Yet another over zealous yogini prosthelytizing about salvation-by-asana!  I'm sorry for your knees.  Yoga will welcome them anyway.  Just choose a style that offers support for modifications and that meets you where you are.


I highly recommend Kashi Atlanta and the Kali Natha style of yoga.  They're over on McLendon, I believe.  Tell Swami Jaya Devi that Vibhuti Jaya sentcha'! 



Comment by Cliff Bostock on March 7, 2011 at 11:08am

Hey, Lucia. I don't know that I've ever had a luminous or transcendental moment while doing sitting meditation in any formal way. I did have such experiences in the extreme while sitting in silent darshan with a spiritual teacher, as I have while doing holotropic breathwork.


I tend to regard these states as imaginal rather than literal, which is not meant to demean their significance.


Everybody I know seems to be doing yoga and evangelizing about it to me. I'm interested but I have really bad knees thanks to botched surgery four years ago. I actually did my physical therapy for that with a yoga instructor, but it was very painful much of the time.

I think most all such altered states are inherently healing. I did my training at what was then the only residential treatment center employing transpersonal modalities. (Stan Grof did a good bit of his breathwork training workshops there too.) But I question their value if they don't have a somatic component.

Comment by Lucia d'Ancona on March 7, 2011 at 8:57am

Ah!  Cliff, I asked because I've heard that so many times from students, and also because "sitting" practice alone is really, really, really hard for me.  I also asked because my mind says "I am good" and "I am not good" in the very same way.  The "good meditations" are the ones where we slip toward The Formless with ease and grace, right?  Where we are luminous, and are temporarily relieved of the burden of our own flesh, and clinging mentality?  :-) 


In my experiences with hatha yoga (physical yoga, or yoga of the body), I have been gifted with a really transcendent kind of meditation experience that is borne from the movement itself--and from awareness of breath, and also the body, as you suggested.  I also lift, and walk, and jog (I won't dare call it running) and I have experienced incredible bliss in those practices, too.  Some try and blame it on endorphins, but, to them I say:  "Whatever".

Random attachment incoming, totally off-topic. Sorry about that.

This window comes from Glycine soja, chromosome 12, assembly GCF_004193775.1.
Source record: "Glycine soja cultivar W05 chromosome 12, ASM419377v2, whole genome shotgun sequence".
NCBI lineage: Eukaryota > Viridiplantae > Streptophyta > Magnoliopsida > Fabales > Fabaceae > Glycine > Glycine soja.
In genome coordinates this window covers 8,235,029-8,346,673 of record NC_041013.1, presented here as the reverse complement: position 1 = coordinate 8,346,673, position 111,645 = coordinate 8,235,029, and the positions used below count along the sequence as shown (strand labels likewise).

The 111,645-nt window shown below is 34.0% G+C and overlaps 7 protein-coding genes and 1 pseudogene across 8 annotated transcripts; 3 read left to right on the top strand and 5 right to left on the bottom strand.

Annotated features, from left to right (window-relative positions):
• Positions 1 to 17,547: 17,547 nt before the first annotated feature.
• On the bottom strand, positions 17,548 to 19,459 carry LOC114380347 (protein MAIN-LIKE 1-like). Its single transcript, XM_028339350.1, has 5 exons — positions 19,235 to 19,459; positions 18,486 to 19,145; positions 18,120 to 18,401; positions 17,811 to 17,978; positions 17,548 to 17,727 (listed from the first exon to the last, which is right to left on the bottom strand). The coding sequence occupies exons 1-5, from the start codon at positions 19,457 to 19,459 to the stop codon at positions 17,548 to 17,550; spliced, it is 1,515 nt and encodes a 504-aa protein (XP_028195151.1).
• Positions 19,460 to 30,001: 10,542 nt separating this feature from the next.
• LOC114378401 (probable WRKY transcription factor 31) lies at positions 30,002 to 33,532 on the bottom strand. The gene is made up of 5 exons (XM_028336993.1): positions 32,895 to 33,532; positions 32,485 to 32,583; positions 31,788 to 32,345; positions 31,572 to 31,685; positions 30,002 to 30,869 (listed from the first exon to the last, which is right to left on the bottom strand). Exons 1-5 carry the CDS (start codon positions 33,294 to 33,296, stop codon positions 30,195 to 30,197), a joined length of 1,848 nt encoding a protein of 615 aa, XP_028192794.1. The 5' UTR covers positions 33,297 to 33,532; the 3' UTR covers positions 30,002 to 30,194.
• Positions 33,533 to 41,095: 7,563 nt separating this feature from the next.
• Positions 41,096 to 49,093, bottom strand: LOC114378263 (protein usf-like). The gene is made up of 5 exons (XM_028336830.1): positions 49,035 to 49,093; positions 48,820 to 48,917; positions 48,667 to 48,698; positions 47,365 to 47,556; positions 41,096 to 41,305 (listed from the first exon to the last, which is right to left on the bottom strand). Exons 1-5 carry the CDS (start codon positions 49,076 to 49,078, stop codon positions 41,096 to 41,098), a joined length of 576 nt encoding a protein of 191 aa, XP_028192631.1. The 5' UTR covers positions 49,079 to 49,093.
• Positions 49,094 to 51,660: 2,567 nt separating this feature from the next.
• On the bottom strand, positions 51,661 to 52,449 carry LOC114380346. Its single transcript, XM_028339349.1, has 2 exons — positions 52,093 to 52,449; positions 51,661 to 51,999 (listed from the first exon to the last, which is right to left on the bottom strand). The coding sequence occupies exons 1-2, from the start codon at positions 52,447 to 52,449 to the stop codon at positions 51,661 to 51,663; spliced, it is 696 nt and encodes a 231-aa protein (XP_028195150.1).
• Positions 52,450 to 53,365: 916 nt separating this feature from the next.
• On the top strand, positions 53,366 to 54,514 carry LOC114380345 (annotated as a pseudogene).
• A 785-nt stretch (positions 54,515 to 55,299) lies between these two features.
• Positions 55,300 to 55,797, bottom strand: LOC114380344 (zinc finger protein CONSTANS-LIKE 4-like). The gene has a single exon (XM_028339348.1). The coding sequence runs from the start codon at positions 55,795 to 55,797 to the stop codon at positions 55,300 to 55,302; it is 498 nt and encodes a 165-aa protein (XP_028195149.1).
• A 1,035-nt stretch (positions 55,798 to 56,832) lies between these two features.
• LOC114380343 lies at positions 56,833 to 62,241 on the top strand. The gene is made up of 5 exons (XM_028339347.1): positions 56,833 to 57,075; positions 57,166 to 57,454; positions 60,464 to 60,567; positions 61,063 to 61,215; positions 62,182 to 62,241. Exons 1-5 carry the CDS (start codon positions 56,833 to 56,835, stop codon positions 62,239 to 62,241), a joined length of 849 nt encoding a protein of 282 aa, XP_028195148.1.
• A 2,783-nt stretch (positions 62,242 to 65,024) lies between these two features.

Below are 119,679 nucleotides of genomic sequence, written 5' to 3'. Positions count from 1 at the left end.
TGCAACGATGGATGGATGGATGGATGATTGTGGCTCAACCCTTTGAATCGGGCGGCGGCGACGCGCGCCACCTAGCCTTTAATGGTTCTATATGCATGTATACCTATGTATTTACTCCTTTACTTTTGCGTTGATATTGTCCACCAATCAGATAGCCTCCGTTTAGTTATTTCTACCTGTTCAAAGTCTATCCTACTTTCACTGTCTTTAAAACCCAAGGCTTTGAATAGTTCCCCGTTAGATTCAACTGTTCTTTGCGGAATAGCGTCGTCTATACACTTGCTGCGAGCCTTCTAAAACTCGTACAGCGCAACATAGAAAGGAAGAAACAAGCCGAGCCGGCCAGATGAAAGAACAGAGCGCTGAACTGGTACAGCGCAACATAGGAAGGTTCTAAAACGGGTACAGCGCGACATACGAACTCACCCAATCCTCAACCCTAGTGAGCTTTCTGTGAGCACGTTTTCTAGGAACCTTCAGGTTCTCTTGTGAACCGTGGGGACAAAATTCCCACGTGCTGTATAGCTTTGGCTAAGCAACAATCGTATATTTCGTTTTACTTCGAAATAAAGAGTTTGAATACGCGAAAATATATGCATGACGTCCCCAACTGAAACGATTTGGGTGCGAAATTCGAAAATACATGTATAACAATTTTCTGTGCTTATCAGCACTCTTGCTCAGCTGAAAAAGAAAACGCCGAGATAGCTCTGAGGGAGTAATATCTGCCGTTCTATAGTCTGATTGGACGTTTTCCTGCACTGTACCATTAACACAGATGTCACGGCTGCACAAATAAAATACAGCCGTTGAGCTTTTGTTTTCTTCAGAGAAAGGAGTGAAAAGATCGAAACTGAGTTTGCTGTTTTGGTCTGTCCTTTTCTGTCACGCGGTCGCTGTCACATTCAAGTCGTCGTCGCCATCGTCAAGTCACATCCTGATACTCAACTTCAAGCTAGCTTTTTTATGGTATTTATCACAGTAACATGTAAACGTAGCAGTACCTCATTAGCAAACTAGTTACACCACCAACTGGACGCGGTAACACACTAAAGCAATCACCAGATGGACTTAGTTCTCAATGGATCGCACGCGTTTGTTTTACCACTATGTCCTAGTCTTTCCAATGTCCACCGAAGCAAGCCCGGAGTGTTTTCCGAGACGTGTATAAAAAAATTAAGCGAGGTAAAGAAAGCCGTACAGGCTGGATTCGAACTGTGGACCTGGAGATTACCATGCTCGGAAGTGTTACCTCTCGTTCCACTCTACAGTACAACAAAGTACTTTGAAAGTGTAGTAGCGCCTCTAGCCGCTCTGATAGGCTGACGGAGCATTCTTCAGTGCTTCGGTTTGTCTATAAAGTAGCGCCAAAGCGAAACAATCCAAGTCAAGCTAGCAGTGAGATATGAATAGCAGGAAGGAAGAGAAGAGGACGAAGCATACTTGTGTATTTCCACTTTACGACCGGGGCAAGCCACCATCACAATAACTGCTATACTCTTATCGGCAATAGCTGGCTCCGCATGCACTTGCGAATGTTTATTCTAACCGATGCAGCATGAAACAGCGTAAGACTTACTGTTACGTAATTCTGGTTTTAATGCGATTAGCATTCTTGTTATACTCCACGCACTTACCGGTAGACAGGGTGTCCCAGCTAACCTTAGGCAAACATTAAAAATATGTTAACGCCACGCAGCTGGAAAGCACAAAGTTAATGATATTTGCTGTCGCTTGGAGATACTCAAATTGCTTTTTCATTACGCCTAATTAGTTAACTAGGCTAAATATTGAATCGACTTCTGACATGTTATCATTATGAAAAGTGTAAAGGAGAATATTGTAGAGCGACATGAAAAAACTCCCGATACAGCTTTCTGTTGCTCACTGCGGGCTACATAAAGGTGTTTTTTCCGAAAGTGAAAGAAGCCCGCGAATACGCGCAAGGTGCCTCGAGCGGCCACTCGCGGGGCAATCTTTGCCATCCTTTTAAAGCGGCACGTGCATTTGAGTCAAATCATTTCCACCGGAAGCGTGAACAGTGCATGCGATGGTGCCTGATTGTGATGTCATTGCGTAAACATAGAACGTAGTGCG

The physical practice of hatha (yoga asana) is often said to have served simply to prepare the body for meditation.  As soon as I heard that, I took it seriously, and I discovered that if I want to sit and go go God, before I sit, I must move.


Sometimes, I have to be content just to move and to let that be my meditation--and thank God for moving meditations!




Comment by Cliff Bostock on March 7, 2011 at 7:58am

Hey, Lucia. OK, you caught me. I know the mental confusion, the avalanche of feelings and thoughts, is all par for the meditative course. But in 20-odd years of fairly consistent participation in Shambhala programs, I've had very few experiences of, uh, calm abiding. I have found the practice rewarding because it has taught me to watch my "monkey mind" without always identifying with it.

I have been addicted to exercise most of my life and I think it has a meditative quality too and is probably more calming in that it involves movement, awareness of the body and presence.

Comment by Lucia d'Ancona on March 7, 2011 at 7:23am
Hi, Cliff, I really enjoyed this post.  In it you close with "...I’m not a good meditator..." which piques my interest.  What is a good meditator?  ;-)  I'm interested in hearing more of what you have to say on that...
Comment by Julie Ann Perkins on February 28, 2011 at 10:45am
Thank you for posting Krista Tippett's discussion of compassion and tenderness as words that can be brought 'down to earth', and used, to paraphrase the whole presentation, as a a way to approach the idea of creating One Human race through compassion as a spritiual technology... I loved the examples of Einstien and of the paraplegic who teaches yoga to disabled veterans.  A lot packed in to her brief talk!